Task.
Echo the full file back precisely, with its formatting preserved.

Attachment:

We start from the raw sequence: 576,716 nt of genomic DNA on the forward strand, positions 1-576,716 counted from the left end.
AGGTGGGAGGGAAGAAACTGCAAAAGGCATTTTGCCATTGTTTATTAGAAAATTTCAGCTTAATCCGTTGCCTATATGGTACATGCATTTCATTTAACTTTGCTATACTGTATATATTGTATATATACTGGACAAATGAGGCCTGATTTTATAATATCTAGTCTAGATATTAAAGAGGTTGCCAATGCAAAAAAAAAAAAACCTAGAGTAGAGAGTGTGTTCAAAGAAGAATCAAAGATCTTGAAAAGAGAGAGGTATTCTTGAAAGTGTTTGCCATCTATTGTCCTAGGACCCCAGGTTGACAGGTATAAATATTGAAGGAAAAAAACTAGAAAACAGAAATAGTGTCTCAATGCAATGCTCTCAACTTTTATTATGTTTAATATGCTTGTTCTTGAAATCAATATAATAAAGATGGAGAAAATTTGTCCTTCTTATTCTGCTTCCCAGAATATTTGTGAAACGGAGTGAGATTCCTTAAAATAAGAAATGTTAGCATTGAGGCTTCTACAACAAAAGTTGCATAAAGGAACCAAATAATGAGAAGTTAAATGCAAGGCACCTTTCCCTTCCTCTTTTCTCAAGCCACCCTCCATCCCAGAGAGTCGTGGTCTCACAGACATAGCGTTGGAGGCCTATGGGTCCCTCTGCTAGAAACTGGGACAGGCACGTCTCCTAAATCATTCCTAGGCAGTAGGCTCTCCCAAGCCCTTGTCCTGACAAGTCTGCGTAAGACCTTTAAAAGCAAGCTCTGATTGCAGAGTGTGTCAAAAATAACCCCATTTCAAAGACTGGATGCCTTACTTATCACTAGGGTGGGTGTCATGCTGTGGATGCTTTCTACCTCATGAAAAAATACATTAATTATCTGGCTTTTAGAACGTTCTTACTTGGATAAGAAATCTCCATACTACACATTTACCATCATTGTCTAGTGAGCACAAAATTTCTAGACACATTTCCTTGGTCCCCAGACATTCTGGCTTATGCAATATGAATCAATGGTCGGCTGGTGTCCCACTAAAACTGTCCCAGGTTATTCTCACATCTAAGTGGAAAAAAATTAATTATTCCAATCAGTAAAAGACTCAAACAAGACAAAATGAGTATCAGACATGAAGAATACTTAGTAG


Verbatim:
We start from the raw sequence: 576,716 nt of genomic DNA on the forward strand, positions 1-576,716 counted from the left end.
AGGTGGGAGGGAAGAAACTGCAAAAGGCATTTTGCCATTGTTTATTAGAAAATTTCAGCTTAATCCGTTGCCTATATGGTACATGCATTTCATTTAACTTTGCTATACTGTATATATTGTATATATACTGGACAAATGAGGCCTGATTTTATAATATCTAGTCTAGATATTAAAGAGGTTGCCAATGCAAAAAAAAAAAAACCTAGAGTAGAGAGTGTGTTCAAAGAAGAATCAAAGATCTTGAAAAGAGAGAGGTATTCTTGAAAGTGTTTGCCATCTATTGTCCTAGGACCCCAGGTTGACAGGTATAAATATTGAAGGAAAAAAACTAGAAAACAGAAATAGTGTCTCAATGCAATGCTCTCAACTTTTATTATGTTTAATATGCTTGTTCTTGAAATCAATATAATAAAGATGGAGAAAATTTGTCCTTCTTATTCTGCTTCCCAGAATATTTGTGAAACGGAGTGAGATTCCTTAAAATAAGAAATGTTAGCATTGAGGCTTCTACAACAAAAGTTGCATAAAGGAACCAAATAATGAGAAGTTAAATGCAAGGCACCTTTCCCTTCCTCTTTTCTCAAGCCACCCTCCATCCCAGAGAGTCGTGGTCTCACAGACATAGCGTTGGAGGCCTATGGGTCCCTCTGCTAGAAACTGGGACAGGCACGTCTCCTAAATCATTCCTAGGCAGTAGGCTCTCCCAAGCCCTTGTCCTGACAAGTCTGCGTAAGACCTTTAAAAGCAAGCTCTGATTGCAGAGTGTGTCAAAAATAACCCCATTTCAAAGACTGGATGCCTTACTTATCACTAGGGTGGGTGTCATGCTGTGGATGCTTTCTACCTCATGAAAAAATACATTAATTATCTGGCTTTTAGAACGTTCTTACTTGGATAAGAAATCTCCATACTACACATTTACCATCATTGTCTAGTGAGCACAAAATTTCTAGACACATTTCCTTGGTCCCCAGACATTCTGGCTTATGCAATATGAATCAATGGTCGGCTGGTGTCCCACTAAAACTGTCCCAGGTTATTCTCACATCTAAGTGGAAAAAAATTAATTATTCCAATCAGTAAAAGACTCAAACAAGACAAAATGAGTATCAGACATGAAGAATACTTAGTAG